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Criminal Charges in New Hampshire

Criminal Charges in New Hampshire When a person commits a crime in New Hampshire, they will be subject to prosecution under the state's criminal justice system. The criminal justice process can be a confusing and hostile place for defendants, especially for defendants who have not yet found an attorney. The court system can be very confusing, and a majority of defendants have little to no prior experience with criminal charges or interactions with the court.

Criminal Charges

The criminal process begins with the arrest. If an officer has witnessed a crime being committed, has a warrant for a person's arrest, or has enough probable cause to make an arrest, he or she will likely bring in the suspect. As soon as a person is arrested, it is likely that the officer already has charges in mind to recommend to the prosecutor. The prosecutor ultimately decides whether or not criminal charges should be pursued at all, and which charges to bring against a defendant.


Defendants may sometimes be held in a local jail or at the police station if they are believed to be a threat to the community, or if they present a risk of fleeing the area. If the defendant wishes to be permitted to leave jail, they must first have a friend or relative post bail for them. Bail is a form of collateral paid to the state in exchange for a defendant's release from jail to await trial and other criminal proceedings. Typically hearings for bail are scheduled within 48 hours of a defendant's arrest, provided there are no weekends or holidays in between. It is important to remember that bail amount is typically at the discretion of a judge, and it is also up to the judge whether to offer bail or not.


For crimes at the misdemeanor level, there will be an arraignment hearing. The judge will inform the defendant of the charges against them, and the defendant may enter a plea of either "guilty" or "not guilty" with the court. Typically this is done with the presence of an attorney, however, defendants may enter a "not guilty" plea a new court date will be entered for the defendant, and they will be permitted time to seek an attorney, or seek the services of a court-appointed public defender.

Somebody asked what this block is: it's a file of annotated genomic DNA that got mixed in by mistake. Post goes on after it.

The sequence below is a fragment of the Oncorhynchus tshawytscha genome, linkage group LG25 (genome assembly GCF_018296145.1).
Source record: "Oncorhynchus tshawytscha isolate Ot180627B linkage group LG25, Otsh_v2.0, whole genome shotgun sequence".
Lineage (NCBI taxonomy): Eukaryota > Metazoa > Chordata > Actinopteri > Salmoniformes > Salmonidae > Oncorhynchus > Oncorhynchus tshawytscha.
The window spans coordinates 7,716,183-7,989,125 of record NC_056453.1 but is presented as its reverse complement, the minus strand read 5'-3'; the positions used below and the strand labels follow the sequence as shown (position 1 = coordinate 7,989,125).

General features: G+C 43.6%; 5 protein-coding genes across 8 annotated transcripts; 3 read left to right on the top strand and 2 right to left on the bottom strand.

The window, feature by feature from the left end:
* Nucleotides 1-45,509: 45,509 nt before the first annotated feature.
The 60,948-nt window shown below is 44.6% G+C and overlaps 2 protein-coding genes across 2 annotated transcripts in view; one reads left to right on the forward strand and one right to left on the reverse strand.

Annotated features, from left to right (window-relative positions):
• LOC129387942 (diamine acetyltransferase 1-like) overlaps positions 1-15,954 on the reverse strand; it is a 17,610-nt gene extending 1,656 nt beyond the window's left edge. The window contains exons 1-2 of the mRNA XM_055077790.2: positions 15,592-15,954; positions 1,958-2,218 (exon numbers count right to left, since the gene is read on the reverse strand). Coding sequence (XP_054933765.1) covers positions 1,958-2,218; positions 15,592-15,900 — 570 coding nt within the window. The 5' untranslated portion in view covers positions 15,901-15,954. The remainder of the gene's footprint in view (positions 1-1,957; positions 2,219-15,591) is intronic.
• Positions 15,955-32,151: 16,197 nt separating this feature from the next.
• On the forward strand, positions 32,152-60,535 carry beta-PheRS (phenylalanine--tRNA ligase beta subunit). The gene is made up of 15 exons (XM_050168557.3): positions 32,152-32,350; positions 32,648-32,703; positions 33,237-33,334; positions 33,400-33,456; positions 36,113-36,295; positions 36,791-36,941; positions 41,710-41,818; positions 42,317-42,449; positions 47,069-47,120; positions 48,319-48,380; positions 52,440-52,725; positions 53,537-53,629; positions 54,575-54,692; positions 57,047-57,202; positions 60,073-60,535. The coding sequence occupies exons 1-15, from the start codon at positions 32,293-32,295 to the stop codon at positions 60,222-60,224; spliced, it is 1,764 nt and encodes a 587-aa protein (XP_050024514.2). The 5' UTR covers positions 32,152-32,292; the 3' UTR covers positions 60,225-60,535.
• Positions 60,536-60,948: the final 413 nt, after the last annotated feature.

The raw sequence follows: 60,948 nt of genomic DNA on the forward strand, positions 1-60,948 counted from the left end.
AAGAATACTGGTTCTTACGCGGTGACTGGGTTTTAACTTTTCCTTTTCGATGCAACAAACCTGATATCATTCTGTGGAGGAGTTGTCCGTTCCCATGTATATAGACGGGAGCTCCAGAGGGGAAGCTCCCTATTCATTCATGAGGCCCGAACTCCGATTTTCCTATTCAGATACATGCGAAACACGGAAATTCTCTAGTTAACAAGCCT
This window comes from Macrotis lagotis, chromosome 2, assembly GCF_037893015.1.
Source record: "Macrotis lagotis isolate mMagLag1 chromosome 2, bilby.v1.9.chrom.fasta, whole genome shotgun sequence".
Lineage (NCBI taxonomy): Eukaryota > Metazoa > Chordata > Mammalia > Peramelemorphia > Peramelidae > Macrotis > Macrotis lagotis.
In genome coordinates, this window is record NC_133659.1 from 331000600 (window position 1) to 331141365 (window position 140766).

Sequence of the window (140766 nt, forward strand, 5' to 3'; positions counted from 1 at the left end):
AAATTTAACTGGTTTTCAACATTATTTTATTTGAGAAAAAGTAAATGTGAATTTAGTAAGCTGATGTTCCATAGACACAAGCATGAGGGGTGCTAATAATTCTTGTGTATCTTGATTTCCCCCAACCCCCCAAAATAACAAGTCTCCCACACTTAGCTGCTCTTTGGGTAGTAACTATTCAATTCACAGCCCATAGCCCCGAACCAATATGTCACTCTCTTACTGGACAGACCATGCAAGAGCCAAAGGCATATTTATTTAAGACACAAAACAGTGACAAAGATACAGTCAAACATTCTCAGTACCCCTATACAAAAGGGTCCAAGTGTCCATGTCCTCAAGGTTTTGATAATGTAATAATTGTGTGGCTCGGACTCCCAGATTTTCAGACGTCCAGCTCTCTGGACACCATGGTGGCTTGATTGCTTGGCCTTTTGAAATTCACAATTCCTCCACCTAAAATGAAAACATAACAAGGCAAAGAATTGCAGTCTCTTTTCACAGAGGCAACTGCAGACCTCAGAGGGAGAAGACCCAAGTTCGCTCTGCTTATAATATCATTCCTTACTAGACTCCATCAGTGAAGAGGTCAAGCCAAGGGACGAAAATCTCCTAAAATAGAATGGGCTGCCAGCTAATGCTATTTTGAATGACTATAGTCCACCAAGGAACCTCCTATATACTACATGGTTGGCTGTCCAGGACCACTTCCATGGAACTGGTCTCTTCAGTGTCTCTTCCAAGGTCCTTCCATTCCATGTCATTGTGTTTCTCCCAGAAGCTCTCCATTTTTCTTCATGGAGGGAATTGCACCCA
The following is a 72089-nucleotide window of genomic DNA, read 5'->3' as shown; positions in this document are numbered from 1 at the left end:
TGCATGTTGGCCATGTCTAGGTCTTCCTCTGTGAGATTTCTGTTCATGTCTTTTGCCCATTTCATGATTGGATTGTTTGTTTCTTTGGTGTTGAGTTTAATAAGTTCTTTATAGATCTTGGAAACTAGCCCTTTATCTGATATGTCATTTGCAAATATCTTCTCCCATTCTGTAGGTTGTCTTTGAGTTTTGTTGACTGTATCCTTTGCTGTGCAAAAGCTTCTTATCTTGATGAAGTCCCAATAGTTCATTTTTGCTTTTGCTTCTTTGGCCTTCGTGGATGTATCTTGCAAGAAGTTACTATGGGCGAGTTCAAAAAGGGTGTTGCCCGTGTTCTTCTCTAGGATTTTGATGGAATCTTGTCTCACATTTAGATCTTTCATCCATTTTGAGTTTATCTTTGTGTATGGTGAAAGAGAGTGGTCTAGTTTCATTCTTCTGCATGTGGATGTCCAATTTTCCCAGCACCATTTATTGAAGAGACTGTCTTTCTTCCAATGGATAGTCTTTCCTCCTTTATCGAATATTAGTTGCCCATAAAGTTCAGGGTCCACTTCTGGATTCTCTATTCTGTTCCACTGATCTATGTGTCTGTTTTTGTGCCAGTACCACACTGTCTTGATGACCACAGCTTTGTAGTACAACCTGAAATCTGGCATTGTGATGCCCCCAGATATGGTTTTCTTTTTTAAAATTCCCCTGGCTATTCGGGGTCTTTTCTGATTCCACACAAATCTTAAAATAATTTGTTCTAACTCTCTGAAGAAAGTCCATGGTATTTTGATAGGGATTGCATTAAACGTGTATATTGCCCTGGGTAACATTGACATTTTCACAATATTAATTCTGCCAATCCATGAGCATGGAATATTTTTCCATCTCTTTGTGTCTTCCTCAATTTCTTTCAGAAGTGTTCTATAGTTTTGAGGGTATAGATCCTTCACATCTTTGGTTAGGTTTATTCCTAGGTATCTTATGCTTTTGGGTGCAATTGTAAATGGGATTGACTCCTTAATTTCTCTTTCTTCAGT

Crimes at the felony level will have an extra step known as a preliminary hearing or probable cause hearing. The purpose of this hearing is to determine whether there is sufficient cause for the state to pursue higher level felony charges against the defendant, and what charges, if necessary, should be presented against the defendant. Following this hearing, the defendant will have a felony arraignment where they will be permitted to enter a plea.

It is inadvisable to simply enter a plea of guilty without seeking the services of an attorney. Many times, defendants entering guilty pleas without understanding what the full consequences are find themselves facing unforeseen jail time or very hefty fines or additional action from the NH DMV. A guilty plea should be done only under the guidance and counsel of a criminal defense attorney.